The inflight connectivity (IFC) market is an incredibly competitive space and each advancement promises to bring about significant operational and passenger experience improvements. Among the prominent satellite operators responsible for enabling the connected aircraft is SES Networks, whose SES-15 high throughput satellite (HTS) entered operation in January. Ahead of the Connectivity & IFE Business Case Summit, which will take place at FTE Global 2018, 10-12 September, Las Vegas, FTE caught up with Aditya Chatterjee, SVP, Aero Segment Market Solutions, SES Networks, to get his thoughts on the current state of the connectivity market.
According to Chatterjee, “we are on the verge of entering a whole new age of IFC as the number of flights and passengers are expected to skyrocket over the next decade and beyond”. While North America is leading the market today, the appetite for connectivity continues to spread. “Inflight connectivity is booming and fast becoming a must have for passengers and airlines around the world,” Chatterjee says. “North American airlines and passengers are setting the expectations and whetting the IFC appetites and driving demand eastward to Europe, the Middle East, Africa and Asia. And the number of connected aircraft will drive the most growth in Europe and Asia.”
He continues: “The number of connected passengers is pushing the need for connected aircraft globally. Just look to Europe and you’ll get an accurate glimpse of IFC in the near future. There were just short of 550 connected aircraft in Europe a year ago and forecasters expect there to be more than 6,300 connected aircraft serving Europe in eight years by 2026.”
SES does not sell IFC services directly to airlines. Instead, its direct customers are service providers like Gogo, Panasonic, Global Eagle and others. Outlining the reasoning behind this business model to FTE, Chatterjee says: “SES has found a sweet spot of innovation and collaboration working closely with all of the leading IFEC service providers to meet the evolving inflight connectivity and entertainment demands of global airlines and passengers. SES is tailoring much of our global fleet and capacity to meet the needs of the inflight connectivity market. Aero service providers are at the design table with us, making sure we’re building satellites that can provide the high-powered coverage where it’s needed today and in the future. For example, our SES-14 satellite payload, which is set to initiate service in September, will enable IFEC service providers to bring connectivity that is five to 10 times faster to the airlines and passengers. That is a game-changer.”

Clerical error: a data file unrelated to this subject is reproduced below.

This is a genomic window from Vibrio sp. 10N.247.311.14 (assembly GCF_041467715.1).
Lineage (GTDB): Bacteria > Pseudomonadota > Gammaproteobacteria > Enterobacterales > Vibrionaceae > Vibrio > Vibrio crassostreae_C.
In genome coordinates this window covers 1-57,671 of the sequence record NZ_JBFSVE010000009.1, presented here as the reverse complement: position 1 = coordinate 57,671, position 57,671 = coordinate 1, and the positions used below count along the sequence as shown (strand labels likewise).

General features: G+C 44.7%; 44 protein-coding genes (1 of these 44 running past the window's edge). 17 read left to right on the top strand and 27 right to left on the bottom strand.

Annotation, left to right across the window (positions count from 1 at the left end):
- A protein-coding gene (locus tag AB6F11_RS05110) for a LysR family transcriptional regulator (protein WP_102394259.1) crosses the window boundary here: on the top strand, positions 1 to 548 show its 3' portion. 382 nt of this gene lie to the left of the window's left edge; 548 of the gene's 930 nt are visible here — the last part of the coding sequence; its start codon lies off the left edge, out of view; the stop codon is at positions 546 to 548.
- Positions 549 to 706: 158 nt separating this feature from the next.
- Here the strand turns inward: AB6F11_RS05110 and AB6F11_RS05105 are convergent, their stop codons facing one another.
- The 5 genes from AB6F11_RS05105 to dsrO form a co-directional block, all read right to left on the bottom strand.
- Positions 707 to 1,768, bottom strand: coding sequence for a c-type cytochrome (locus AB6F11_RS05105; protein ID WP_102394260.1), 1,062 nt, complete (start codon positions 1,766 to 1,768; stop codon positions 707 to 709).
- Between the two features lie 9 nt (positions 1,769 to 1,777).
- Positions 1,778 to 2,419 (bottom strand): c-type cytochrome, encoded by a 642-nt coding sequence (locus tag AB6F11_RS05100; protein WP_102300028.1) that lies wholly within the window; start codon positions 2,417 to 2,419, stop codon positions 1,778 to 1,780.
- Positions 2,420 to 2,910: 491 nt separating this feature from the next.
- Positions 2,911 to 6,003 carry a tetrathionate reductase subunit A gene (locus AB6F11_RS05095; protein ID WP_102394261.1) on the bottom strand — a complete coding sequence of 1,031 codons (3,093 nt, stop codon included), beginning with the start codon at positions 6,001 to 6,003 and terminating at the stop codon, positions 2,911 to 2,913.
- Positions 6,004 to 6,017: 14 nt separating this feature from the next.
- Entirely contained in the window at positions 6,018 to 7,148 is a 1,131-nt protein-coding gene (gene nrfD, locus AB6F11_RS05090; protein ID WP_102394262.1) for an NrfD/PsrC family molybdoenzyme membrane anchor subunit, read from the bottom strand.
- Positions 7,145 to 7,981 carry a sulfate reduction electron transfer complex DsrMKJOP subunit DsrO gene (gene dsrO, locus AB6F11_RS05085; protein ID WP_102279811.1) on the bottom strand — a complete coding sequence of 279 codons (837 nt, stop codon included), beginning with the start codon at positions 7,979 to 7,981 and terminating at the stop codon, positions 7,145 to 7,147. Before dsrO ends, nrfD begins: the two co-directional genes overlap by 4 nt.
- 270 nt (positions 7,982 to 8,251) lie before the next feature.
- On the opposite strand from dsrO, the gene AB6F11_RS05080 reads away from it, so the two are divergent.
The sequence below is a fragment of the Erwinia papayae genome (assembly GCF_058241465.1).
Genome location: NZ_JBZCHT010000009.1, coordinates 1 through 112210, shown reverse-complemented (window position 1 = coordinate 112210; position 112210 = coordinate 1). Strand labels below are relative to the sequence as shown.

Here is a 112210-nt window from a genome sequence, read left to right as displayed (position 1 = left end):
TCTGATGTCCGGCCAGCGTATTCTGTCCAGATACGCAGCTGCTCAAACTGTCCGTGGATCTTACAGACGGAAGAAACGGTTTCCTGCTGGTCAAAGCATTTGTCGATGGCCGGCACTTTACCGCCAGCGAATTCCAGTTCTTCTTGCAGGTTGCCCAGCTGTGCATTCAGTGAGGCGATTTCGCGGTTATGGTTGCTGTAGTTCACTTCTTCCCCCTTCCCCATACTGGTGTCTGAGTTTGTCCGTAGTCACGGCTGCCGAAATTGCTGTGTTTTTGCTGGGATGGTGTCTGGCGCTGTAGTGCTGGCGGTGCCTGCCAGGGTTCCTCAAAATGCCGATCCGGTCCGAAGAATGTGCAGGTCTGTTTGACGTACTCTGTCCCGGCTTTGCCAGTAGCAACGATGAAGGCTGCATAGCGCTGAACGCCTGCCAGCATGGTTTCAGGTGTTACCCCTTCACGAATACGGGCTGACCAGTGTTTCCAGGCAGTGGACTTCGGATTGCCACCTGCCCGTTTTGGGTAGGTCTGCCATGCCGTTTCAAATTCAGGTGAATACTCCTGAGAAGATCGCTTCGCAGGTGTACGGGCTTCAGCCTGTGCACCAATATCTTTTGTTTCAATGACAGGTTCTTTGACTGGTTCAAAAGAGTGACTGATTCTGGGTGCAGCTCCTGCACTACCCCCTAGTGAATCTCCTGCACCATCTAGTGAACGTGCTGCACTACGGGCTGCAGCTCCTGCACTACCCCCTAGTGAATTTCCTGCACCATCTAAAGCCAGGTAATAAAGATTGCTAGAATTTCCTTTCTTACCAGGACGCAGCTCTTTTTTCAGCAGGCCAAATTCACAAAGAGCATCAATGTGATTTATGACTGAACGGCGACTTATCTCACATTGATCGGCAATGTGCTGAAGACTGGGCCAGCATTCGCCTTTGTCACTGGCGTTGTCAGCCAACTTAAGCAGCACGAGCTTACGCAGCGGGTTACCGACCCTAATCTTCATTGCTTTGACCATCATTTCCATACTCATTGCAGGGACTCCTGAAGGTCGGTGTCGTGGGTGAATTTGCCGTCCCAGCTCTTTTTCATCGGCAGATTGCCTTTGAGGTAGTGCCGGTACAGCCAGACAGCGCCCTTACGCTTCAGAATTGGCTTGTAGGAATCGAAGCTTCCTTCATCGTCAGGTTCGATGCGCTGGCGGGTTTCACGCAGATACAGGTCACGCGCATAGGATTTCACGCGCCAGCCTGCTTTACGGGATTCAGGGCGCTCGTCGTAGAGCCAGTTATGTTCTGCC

Consolidation in the IFC space?
Looking at the industry broadly, hints of consolidation in the IFC marketplace have been gaining some traction of late and while Chatterjee would not speculate on any specific plans, he did offer his thoughts on the overarching topic. “The inflight connectivity and entertainment market and the mobility market as a whole is certainly one of the most dynamic and evolving markets in the world today,” he says. “It’s interesting to see these alliances lead to partnerships and ultimately mergers and acquisitions in some cases.
“These are fascinating times across the mobility market and certainly inflight connectivity and entertainment is driving much of the transformative innovation we’ve seen arise over the last few years. SES will continue to lead the way when it comes to providing ubiquitous coverage and connectivity tailored to the aero market. And while it is interesting to watch the evolving market landscape, we certainly will not speculate on any SES plans.”
Satisfying the demand for connectivity
In February 2018, Gogo announced that more than 200 aircraft equipped with its 2Ku inflight connectivity technology were already utilising the capacity delivered by SES-15, which is SES’ first hybrid satellite offering a mix of Ku-band wide beams and Ku-band HTS capability. Panasonic and Global Eagle have since announced that they are also using SES-15 capacity.
Explaining what this additional capacity enables, Chatterjee states: “SES-15 was designed with a particular focus on the aeronautical market and the growing appetite airline passengers have for connectivity in-flight. It is built to deliver on the unprecedented IFC demand along major aero routes throughout North America, providing more capacity where air traffic is denser. That’s a vital capability when you consider the number of connected commercial aircraft in North America is expected to nearly double between 2015 and 2025.” From a passenger experience perspective, this satisfies the increasing appetite for features such as live television and reliable high-speed Wi-Fi.
Chatterjee also hints at the future opportunities presented by SES-17, which is scheduled for launch in 2021 and will be used by Thales for its FlytLIVE inflight connectivity service over the Americas region. “SES-17 is our first GEO Ka-band HTS satellite that is designed to complement the other HTS satellites across the SES fleet, such as SES-14, SES-15 and SES-12, to provide complete, multi-band coverage around the world,” he says. “It is a great example of the comprehensive approach behind SES’ multi-band, multi-orbit satellite fleet, which is designed to meet the current and future demands of an increasingly mobile world.”
The ‘Up in the Air’ conference at Future Travel Experience Global 2018 (10-12 September, Las Vegas) will host the Connectivity & IFE Business Case Summit, which will include case studies from airlines and their IFC partners. It has been designed to help airlines make the best inflight connectivity-related decisions both for today and the future.